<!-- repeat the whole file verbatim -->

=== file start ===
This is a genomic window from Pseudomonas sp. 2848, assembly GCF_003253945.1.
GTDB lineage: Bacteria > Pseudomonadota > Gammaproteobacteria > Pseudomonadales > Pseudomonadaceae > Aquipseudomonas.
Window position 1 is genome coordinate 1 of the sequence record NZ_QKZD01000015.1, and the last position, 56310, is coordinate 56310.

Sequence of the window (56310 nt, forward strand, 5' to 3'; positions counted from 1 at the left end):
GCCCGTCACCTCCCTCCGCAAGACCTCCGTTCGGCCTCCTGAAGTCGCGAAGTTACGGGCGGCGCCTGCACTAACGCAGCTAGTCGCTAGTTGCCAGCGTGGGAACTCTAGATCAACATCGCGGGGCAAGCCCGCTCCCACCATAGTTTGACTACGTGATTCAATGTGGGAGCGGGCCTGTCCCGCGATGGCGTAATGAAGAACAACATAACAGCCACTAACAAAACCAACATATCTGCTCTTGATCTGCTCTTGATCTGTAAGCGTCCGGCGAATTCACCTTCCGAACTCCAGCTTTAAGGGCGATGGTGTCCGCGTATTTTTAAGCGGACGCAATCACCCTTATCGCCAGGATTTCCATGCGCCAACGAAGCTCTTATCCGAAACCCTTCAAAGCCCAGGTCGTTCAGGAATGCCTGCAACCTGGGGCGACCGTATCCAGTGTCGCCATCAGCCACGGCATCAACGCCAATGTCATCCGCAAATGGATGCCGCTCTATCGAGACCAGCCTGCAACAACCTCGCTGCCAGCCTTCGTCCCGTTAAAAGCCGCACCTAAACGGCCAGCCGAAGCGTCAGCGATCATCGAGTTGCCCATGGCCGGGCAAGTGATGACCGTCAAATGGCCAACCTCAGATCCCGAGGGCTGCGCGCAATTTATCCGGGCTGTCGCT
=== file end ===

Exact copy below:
This is a genomic window from Pseudomonas sp. 2848, assembly GCF_003253945.1.
GTDB lineage: Bacteria > Pseudomonadota > Gammaproteobacteria > Pseudomonadales > Pseudomonadaceae > Aquipseudomonas.
Window position 1 is genome coordinate 1 of the sequence record NZ_QKZD01000015.1, and the last position, 56310, is coordinate 56310.

Sequence of the window (56310 nt, forward strand, 5' to 3'; positions counted from 1 at the left end):
GCCCGTCACCTCCCTCCGCAAGACCTCCGTTCGGCCTCCTGAAGTCGCGAAGTTACGGGCGGCGCCTGCACTAACGCAGCTAGTCGCTAGTTGCCAGCGTGGGAACTCTAGATCAACATCGCGGGGCAAGCCCGCTCCCACCATAGTTTGACTACGTGATTCAATGTGGGAGCGGGCCTGTCCCGCGATGGCGTAATGAAGAACAACATAACAGCCACTAACAAAACCAACATATCTGCTCTTGATCTGCTCTTGATCTGTAAGCGTCCGGCGAATTCACCTTCCGAACTCCAGCTTTAAGGGCGATGGTGTCCGCGTATTTTTAAGCGGACGCAATCACCCTTATCGCCAGGATTTCCATGCGCCAACGAAGCTCTTATCCGAAACCCTTCAAAGCCCAGGTCGTTCAGGAATGCCTGCAACCTGGGGCGACCGTATCCAGTGTCGCCATCAGCCACGGCATCAACGCCAATGTCATCCGCAAATGGATGCCGCTCTATCGAGACCAGCCTGCAACAACCTCGCTGCCAGCCTTCGTCCCGTTAAAAGCCGCACCTAAACGGCCAGCCGAAGCGTCAGCGATCATCGAGTTGCCCATGGCCGGGCAAGTGATGACCGTCAAATGGCCAACCTCAGATCCCGAGGGCTGCGCGCAATTTATCCGGGCTGTCGCT